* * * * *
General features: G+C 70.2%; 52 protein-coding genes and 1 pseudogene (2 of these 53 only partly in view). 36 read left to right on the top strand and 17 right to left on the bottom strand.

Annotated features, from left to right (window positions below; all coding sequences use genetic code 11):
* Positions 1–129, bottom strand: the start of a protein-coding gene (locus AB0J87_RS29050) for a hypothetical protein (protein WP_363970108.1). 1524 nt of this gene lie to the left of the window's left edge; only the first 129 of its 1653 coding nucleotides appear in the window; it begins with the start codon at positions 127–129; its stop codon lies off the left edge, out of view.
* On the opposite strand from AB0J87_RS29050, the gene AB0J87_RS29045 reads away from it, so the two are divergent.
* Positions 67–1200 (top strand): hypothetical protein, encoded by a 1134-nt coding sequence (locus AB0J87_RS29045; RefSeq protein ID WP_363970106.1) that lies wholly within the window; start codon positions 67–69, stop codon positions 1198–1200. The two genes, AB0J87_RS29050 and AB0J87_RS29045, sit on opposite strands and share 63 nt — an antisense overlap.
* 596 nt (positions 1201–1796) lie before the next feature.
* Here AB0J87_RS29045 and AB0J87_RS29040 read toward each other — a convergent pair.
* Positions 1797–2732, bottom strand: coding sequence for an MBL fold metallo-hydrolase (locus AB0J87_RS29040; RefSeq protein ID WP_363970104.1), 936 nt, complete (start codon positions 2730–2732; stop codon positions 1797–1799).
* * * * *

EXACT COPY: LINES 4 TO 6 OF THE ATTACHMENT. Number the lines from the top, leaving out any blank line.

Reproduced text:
* On the opposite strand from AB0J87_RS29050, the gene AB0J87_RS29045 reads away from it, so the two are divergent.
* Positions 67–1200 (top strand): hypothetical protein, encoded by a 1134-nt coding sequence (locus AB0J87_RS29045; RefSeq protein ID WP_363970106.1) that lies wholly within the window; start codon positions 67–69, stop codon positions 1198–1200. The two genes, AB0J87_RS29050 and AB0J87_RS29045, sit on opposite strands and share 63 nt — an antisense overlap.
* 596 nt (positions 1201–1796) lie before the next feature.